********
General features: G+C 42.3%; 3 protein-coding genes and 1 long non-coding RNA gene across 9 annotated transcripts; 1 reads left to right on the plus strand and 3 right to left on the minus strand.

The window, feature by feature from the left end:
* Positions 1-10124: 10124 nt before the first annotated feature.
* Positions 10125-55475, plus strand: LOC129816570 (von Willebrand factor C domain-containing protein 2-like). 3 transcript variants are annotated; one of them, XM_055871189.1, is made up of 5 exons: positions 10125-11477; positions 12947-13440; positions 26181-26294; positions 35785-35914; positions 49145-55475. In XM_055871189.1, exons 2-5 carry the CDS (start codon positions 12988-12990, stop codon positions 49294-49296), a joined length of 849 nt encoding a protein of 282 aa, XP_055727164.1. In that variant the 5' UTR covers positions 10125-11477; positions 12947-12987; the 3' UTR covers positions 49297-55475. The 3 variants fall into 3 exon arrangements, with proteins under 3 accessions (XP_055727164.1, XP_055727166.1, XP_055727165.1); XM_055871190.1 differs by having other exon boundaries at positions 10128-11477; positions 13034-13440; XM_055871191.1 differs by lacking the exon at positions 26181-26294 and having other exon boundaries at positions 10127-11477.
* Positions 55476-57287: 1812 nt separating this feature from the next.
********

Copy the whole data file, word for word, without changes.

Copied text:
General features: G+C 42.3%; 3 protein-coding genes and 1 long non-coding RNA gene across 9 annotated transcripts; 1 reads left to right on the plus strand and 3 right to left on the minus strand.

The window, feature by feature from the left end:
* Positions 1-10124: 10124 nt before the first annotated feature.
* Positions 10125-55475, plus strand: LOC129816570 (von Willebrand factor C domain-containing protein 2-like). 3 transcript variants are annotated; one of them, XM_055871189.1, is made up of 5 exons: positions 10125-11477; positions 12947-13440; positions 26181-26294; positions 35785-35914; positions 49145-55475. In XM_055871189.1, exons 2-5 carry the CDS (start codon positions 12988-12990, stop codon positions 49294-49296), a joined length of 849 nt encoding a protein of 282 aa, XP_055727164.1. In that variant the 5' UTR covers positions 10125-11477; positions 12947-12987; the 3' UTR covers positions 49297-55475. The 3 variants fall into 3 exon arrangements, with proteins under 3 accessions (XP_055727164.1, XP_055727166.1, XP_055727165.1); XM_055871190.1 differs by having other exon boundaries at positions 10128-11477; positions 13034-13440; XM_055871191.1 differs by lacking the exon at positions 26181-26294 and having other exon boundaries at positions 10127-11477.
* Positions 55476-57287: 1812 nt separating this feature from the next.